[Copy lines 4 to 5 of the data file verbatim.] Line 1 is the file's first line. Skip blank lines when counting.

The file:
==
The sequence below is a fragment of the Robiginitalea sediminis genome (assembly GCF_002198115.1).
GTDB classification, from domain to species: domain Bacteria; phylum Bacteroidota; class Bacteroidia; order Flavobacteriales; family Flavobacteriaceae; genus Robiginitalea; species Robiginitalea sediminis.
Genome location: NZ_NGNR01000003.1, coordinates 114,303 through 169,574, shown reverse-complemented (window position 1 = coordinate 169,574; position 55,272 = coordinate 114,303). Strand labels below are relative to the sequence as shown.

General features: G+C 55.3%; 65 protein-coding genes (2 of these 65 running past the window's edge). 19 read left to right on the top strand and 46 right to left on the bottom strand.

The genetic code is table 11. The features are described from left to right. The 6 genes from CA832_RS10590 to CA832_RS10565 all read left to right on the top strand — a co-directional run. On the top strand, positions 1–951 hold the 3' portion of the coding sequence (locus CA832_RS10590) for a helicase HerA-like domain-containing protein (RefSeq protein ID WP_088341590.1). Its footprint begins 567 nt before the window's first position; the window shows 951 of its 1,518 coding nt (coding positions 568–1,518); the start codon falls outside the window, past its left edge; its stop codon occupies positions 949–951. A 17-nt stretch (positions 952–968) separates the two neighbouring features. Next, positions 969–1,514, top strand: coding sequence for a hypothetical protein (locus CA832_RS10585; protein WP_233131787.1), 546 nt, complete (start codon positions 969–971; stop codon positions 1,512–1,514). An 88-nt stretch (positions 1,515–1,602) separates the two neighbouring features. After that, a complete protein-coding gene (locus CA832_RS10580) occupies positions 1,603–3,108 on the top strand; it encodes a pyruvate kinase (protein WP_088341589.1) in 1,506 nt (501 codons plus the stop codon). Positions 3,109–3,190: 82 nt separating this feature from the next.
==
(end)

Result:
General features: G+C 55.3%; 65 protein-coding genes (2 of these 65 running past the window's edge). 19 read left to right on the top strand and 46 right to left on the bottom strand.

The genetic code is table 11. The features are described from left to right. The 6 genes from CA832_RS10590 to CA832_RS10565 all read left to right on the top strand — a co-directional run. On the top strand, positions 1–951 hold the 3' portion of the coding sequence (locus CA832_RS10590) for a helicase HerA-like domain-containing protein (RefSeq protein ID WP_088341590.1). Its footprint begins 567 nt before the window's first position; the window shows 951 of its 1,518 coding nt (coding positions 568–1,518); the start codon falls outside the window, past its left edge; its stop codon occupies positions 949–951. A 17-nt stretch (positions 952–968) separates the two neighbouring features. Next, positions 969–1,514, top strand: coding sequence for a hypothetical protein (locus CA832_RS10585; protein WP_233131787.1), 546 nt, complete (start codon positions 969–971; stop codon positions 1,512–1,514). An 88-nt stretch (positions 1,515–1,602) separates the two neighbouring features. After that, a complete protein-coding gene (locus CA832_RS10580) occupies positions 1,603–3,108 on the top strand; it encodes a pyruvate kinase (protein WP_088341589.1) in 1,506 nt (501 codons plus the stop codon). Positions 3,109–3,190: 82 nt separating this feature from the next.